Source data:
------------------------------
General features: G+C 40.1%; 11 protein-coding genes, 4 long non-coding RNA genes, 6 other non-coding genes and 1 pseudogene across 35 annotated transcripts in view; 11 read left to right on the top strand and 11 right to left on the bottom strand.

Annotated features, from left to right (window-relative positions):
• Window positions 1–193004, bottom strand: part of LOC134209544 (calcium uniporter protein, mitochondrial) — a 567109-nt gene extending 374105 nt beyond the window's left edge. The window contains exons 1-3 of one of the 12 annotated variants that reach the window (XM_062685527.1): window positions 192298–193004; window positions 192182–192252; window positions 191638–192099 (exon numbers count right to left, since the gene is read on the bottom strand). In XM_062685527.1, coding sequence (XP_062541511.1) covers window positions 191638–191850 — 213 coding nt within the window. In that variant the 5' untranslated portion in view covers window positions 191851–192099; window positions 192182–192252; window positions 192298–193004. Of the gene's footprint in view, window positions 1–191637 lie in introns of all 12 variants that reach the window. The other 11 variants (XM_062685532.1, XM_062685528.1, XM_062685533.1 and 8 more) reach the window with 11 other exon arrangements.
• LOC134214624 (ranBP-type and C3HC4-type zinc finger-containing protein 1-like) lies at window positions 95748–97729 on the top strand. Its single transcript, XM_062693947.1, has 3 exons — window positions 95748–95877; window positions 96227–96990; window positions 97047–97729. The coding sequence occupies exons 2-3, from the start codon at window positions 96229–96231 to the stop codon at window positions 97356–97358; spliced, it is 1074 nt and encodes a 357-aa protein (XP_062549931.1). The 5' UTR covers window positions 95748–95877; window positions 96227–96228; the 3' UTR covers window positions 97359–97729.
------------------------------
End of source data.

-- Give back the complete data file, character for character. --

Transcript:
General features: G+C 40.1%; 11 protein-coding genes, 4 long non-coding RNA genes, 6 other non-coding genes and 1 pseudogene across 35 annotated transcripts in view; 11 read left to right on the top strand and 11 right to left on the bottom strand.

Annotated features, from left to right (window-relative positions):
• Window positions 1–193004, bottom strand: part of LOC134209544 (calcium uniporter protein, mitochondrial) — a 567109-nt gene extending 374105 nt beyond the window's left edge. The window contains exons 1-3 of one of the 12 annotated variants that reach the window (XM_062685527.1): window positions 192298–193004; window positions 192182–192252; window positions 191638–192099 (exon numbers count right to left, since the gene is read on the bottom strand). In XM_062685527.1, coding sequence (XP_062541511.1) covers window positions 191638–191850 — 213 coding nt within the window. In that variant the 5' untranslated portion in view covers window positions 191851–192099; window positions 192182–192252; window positions 192298–193004. Of the gene's footprint in view, window positions 1–191637 lie in introns of all 12 variants that reach the window. The other 11 variants (XM_062685532.1, XM_062685528.1, XM_062685533.1 and 8 more) reach the window with 11 other exon arrangements.
• LOC134214624 (ranBP-type and C3HC4-type zinc finger-containing protein 1-like) lies at window positions 95748–97729 on the top strand. Its single transcript, XM_062693947.1, has 3 exons — window positions 95748–95877; window positions 96227–96990; window positions 97047–97729. The coding sequence occupies exons 2-3, from the start codon at window positions 96229–96231 to the stop codon at window positions 97356–97358; spliced, it is 1074 nt and encodes a 357-aa protein (XP_062549931.1). The 5' UTR covers window positions 95748–95877; window positions 96227–96228; the 3' UTR covers window positions 97359–97729.